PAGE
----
Vietnam sets out to ease foreign business community's concerns about GMT impacts

Vietnam’s efforts to ease the foreign business community's concerns about new global minimum tax impacts.

Director General of the Ministry of Planning and Investment’s (MPI) Foreign Investment Agency, Do Nhat Hoang, at the Vietnam-RoK Business Forum held in late June announced that Vietnam is currently working on new mechanisms and policies to attract giant foreign-invested enterprises (FIEs) in the context that global minimum tax (GMT) will be applied from early 2024.

As many as 100 major FIEs will be subject to it.

“It is expected to submit to the National Assembly (NA) in October the measures to harmonize the interests of businesses and the state, and align them with international commitments,” Hoang said.

“Along with that, we still enforce special investment incentive mechanisms for projects in innovation, research and development (R&D), semiconductors, clean energy, and high-tech agriculture,” he added.

Hoang Viet Tien, Deputy Secretary general of the Vietnam Digital Communication Association, added, “This announcement is necessary and important, showing the strong determination of Vietnam to facilitate investors and to keep its attraction amid announcements about GMT actions from regional markets.”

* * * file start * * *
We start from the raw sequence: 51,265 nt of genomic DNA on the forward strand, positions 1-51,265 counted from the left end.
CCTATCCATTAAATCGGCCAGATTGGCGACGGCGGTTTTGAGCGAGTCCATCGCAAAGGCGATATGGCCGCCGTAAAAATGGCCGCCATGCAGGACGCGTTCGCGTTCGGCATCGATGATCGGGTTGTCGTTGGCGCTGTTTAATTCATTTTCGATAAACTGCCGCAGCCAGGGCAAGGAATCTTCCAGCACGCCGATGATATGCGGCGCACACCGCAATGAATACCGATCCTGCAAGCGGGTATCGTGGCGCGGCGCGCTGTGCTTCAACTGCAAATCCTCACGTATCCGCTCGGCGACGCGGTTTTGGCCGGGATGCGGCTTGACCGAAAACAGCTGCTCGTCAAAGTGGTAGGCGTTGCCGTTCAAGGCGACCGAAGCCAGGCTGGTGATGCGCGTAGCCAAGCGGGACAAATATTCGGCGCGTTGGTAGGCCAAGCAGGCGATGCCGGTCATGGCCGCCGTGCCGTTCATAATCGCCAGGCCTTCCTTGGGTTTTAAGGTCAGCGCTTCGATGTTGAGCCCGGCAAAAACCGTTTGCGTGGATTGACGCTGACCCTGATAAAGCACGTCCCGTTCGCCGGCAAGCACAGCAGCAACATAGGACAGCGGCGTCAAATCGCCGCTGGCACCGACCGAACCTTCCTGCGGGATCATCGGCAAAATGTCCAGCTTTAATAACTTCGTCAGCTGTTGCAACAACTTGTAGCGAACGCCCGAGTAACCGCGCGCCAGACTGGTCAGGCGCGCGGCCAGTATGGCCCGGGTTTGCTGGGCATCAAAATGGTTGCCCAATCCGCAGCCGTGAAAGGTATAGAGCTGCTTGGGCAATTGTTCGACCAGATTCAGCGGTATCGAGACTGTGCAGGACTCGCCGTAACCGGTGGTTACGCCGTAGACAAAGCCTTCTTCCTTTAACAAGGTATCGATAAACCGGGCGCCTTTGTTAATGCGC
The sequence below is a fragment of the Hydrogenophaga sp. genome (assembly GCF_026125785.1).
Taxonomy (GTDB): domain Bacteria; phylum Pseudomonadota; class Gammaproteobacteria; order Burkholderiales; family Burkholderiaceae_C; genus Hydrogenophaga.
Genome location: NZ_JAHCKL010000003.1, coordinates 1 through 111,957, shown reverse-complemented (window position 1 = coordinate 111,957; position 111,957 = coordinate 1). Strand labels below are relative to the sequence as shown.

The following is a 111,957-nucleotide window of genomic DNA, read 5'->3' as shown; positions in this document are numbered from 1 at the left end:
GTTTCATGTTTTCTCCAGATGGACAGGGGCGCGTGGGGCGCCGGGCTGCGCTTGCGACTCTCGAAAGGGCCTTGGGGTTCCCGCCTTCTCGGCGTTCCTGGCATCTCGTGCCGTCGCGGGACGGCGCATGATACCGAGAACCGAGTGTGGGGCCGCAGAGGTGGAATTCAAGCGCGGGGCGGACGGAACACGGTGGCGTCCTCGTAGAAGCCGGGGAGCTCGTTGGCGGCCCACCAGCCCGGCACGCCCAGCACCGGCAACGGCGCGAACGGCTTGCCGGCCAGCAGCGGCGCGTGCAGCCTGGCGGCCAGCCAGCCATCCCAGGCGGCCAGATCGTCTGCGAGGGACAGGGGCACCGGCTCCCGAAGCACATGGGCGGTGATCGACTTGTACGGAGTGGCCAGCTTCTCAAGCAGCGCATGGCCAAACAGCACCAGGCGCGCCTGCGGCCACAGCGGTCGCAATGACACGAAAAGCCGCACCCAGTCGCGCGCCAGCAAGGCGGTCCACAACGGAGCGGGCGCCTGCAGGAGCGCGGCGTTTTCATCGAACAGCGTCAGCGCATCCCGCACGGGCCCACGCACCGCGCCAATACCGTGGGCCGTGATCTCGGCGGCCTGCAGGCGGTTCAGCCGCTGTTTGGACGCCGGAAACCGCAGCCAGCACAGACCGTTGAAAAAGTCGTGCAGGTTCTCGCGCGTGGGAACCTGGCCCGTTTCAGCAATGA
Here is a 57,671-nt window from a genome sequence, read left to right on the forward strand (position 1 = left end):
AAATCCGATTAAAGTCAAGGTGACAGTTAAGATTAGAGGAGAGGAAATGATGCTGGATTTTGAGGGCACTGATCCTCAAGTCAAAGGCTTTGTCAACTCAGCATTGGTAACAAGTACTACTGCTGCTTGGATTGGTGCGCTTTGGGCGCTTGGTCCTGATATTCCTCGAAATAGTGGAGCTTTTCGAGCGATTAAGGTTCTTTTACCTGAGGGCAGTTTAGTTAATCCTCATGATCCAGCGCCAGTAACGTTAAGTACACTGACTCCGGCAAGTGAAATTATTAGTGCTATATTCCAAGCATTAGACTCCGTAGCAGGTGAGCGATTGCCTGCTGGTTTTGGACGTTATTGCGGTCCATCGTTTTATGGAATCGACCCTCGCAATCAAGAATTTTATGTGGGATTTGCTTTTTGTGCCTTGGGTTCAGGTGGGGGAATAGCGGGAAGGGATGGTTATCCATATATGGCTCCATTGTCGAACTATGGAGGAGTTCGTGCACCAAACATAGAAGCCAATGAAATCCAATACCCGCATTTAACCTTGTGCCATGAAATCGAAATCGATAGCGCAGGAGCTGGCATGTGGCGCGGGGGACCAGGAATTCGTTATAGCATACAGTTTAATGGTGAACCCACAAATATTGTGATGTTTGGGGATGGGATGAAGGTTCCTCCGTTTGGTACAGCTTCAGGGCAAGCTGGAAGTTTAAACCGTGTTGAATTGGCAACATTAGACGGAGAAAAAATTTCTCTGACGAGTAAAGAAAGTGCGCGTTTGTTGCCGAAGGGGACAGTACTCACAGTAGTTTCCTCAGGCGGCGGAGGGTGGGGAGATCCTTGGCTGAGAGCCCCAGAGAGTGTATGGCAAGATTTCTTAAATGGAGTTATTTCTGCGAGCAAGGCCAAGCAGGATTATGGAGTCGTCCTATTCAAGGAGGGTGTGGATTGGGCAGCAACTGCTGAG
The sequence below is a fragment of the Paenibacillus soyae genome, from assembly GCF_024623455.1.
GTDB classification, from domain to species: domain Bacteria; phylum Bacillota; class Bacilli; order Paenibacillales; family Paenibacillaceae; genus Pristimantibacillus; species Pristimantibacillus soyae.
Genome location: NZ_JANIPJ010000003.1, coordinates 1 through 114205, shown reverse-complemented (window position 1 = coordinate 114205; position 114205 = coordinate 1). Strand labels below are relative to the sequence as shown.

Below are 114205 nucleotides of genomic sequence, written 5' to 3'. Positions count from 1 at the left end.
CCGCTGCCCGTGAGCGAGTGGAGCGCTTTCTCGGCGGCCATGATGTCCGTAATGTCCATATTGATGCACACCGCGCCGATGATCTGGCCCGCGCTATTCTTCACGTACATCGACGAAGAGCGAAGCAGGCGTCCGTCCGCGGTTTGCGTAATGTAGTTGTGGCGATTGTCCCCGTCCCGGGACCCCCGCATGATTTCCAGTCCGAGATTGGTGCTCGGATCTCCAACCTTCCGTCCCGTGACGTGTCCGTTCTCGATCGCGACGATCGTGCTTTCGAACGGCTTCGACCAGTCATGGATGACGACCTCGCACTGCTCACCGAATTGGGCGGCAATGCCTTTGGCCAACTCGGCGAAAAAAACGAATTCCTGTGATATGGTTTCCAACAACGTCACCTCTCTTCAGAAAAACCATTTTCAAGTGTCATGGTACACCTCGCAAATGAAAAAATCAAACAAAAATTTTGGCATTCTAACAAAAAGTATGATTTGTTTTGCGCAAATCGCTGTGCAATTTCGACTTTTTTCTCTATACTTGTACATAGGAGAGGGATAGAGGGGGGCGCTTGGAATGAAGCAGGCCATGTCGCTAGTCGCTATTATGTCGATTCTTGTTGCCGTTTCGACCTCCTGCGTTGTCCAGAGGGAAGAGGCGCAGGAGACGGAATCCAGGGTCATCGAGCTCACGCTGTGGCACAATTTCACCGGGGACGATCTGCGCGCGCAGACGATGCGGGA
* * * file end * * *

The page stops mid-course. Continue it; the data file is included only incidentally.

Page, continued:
Vietnam sets out stall on GMT impacts
Vietnam sets out stall on GMT impacts.

Singapore, Malaysia, Thailand, and Hong Kong all have their own declarations on the application of GMT, namely the qualified domestic minimum top-up tax (QDMTT), through budget plans or statements of Government agencies.

They also announced that there will be new preferential and supportive policies to continue to maintain and increase foreign investment attraction. For instance, Thailand announced that it will regulate 50-70 per cent of the additional tax revenue from the QDMTT to transfer it to a fund to support businesses that the country encourages investment from.

At a meeting with Republic of Korea's President Yoon Suk-yeol, who paid an official visit to Hanoi in late June, NA Chairman Vuong Dinh Hue said it has asked the Government to review and check issues related to GMT. As planned, the NA will consider the issue at its session at the end of the year.

At present, the Ministry of Finance is working with the MPI and other ministries on building supporting policies. They are expected to include increasing investment in infrastructure directly in industrial zones where these businesses are located; supporting human resource training; and supporting them in R&D, as well as having other policies in line with Vietnam’s commitments.

While waiting for details of solutions and measures, investors and businesses from many nations are looking forward to better understanding the orientation of GMT in Vietnam, to assess possible impacts as well as devise appropriate plans.

Many Korean giants are making expansion plans in Vietnam. At the business forum, Samsung Vietnam announced that it is planning to expand the supply source from Vietnamese enterprises to ensure a stable supply chain for its manufacturing complexes.

Meanwhile, Doosan Group is interested in large-scale gas and wind power development projects, a company representative said at the Forum.

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Bich Thuy
(Source: VIR)